Frequent in moist soil. A coarse branched viscid-pubescent 
annual; leaves large, broadly ovate, coarsely sinuate-dentate; calyx 
in fruit 3-5 cm. long. 

Physalis pubescens L. P. foetens Millsp. FMB. 1: 388. 1898, 
not Poir. 

Paccanil (Gaumer), Pacnul (Gaumer); reported also as "pac- 
canul." Sp. Farolito. A common weed. A viscid-pubescent 
annual; leaves broadly ovate, repand-dentate or nearly entire; 
corolla yellow, with a brown-purple center; fruiting calyx 2.5-3 cm. 
long. The juice of the leaves is placed in the ears to relieve earache. 

Physalis viscosa L. P. mollis var. cinerascens Millsp. FMB. 1: 
318. 1896, not Gray. 

Pahabcan (Gaumer), Pacnul. Occasional in moist soil. Ground- 
cherry. A perennial, stellate-pubescent; leaves obtuse, entire or un- 
dulate; corolla greenish yellow, with dark center; fruiting calyx 2-3 
cm. long. 

Schwenkia americana L. 

Xayulolxiu (Gaumer). Frequent. A slender, erect, simple or 
branched annual, pubescent; leaves alternate, petioled, lanceolate to 
ovate, entire, usually acute; flowers small, purplish green, in panicled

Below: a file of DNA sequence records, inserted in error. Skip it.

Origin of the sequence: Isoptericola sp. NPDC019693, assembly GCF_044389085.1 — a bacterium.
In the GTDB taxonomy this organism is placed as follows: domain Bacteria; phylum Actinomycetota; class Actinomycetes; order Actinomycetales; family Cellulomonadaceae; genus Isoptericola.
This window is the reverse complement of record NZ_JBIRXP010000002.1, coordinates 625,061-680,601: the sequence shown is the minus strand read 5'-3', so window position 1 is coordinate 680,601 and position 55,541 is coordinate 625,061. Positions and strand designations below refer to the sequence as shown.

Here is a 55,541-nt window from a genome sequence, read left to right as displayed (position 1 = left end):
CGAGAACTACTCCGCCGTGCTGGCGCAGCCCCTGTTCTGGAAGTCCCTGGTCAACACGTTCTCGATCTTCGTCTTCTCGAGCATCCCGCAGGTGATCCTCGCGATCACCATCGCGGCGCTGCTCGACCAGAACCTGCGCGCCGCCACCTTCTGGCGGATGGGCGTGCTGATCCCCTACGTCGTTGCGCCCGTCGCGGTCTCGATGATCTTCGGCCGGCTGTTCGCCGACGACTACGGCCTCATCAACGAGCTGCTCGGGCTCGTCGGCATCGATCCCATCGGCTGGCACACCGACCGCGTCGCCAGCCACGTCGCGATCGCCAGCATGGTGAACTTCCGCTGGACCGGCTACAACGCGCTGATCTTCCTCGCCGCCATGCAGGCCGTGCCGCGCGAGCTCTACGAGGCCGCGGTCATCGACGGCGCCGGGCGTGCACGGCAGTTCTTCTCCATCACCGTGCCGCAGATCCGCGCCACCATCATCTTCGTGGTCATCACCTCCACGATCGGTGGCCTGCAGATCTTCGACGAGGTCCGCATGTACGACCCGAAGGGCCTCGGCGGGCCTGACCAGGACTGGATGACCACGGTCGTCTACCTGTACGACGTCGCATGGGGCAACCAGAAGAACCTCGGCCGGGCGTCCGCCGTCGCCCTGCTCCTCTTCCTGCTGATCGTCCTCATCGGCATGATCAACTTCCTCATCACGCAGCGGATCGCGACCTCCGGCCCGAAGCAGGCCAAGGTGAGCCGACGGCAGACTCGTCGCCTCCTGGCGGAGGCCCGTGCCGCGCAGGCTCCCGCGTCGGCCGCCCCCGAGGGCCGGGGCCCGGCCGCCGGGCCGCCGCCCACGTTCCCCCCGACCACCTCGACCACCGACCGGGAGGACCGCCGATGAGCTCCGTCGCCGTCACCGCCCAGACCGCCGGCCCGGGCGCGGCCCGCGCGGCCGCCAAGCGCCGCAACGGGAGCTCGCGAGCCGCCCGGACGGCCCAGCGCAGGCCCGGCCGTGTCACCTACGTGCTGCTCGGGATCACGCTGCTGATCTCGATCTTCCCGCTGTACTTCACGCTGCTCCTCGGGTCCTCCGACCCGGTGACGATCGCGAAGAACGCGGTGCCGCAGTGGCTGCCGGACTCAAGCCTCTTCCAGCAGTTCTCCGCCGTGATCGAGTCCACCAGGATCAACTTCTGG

racemes; fruit a small capsule. 

Solatium amazonium Ker. S. fuscatum Millsp. FMB. 1: 388. 
1898, not L. 

Xkomyaxnic (Gaumer; reported as "xkon-yaxik"), Pacanul 
(Schott). Common. A small shrub, densely stellate-pubescent, 
prickly; leaves oval or ovate, shallowly sinuate-lobate, often prickly; 
cymes few-flowered, the corolla violet, 4-5 cm. broad; fruit 1.5 cm. 
in diameter, glabrous, partly enclosed in the large accrescent calyx. 

Solatium bicolor Willd. S. callicarpaefolium Kunth & Bouche". 
S. verbascifolium Millsp. FMB. 1: 44. 1895, in part, not L. 

Frequent in thickets. A shrub 1-2 m. high, unarmed, densely 
stellate-pubescent; leaves elliptic to oblong-lanceolate, 10-30 cm. 
long, acute or obtuse, entire; flowers white, 7 mm. long, in dense 
pedunculate cymes; ovary glabrous; fruit yellow, 6-8 mm. in 
diameter. 



412 FIELD MUSEUM OF NATURAL HISTORY BOTANY, VOL. Ill 

Solarium campechiense L. Sp. PL 267. 1753. 

Described from Campeche, Houstoun. A very prickly herb; 
leaves deeply lobed, the lobes sinuate-dentate, stellate-pilose, prickly; 
cymes few-flowered, the flowers small, violaceous. 

Solarium cornutum Lam. S. rostratum Millsp. FMB. 1: 389. 
1898, not Dunal. 

Ixpahalcan (Gaumer). Occasional. A branched annual herb, 
densely prickly, sparsely stellate-pubescent; leaves deeply lobed, 
the lobes often again lobed, prickly; flowers large, yellow, in few- 
flowered cymes; fruit enclosed in the prickly calyx. 

Solanum diversifolium Schlecht. 

Izamal, Gaumer in 1888. A prickly shrub 1-2 m. high, densely 
stellate- tomentose; leaves large and broad, sinuate-lobate; flowers 
white, in stalked cymes; fruit 1-1.5 cm. in diameter. 

Solanum hirtum Vahl. S. jamaicense Millsp. FMB. 1: 389. 
1898, not Mill. 

Putbalam (Gaumer; "tiger papaya"). Frequent. A large, very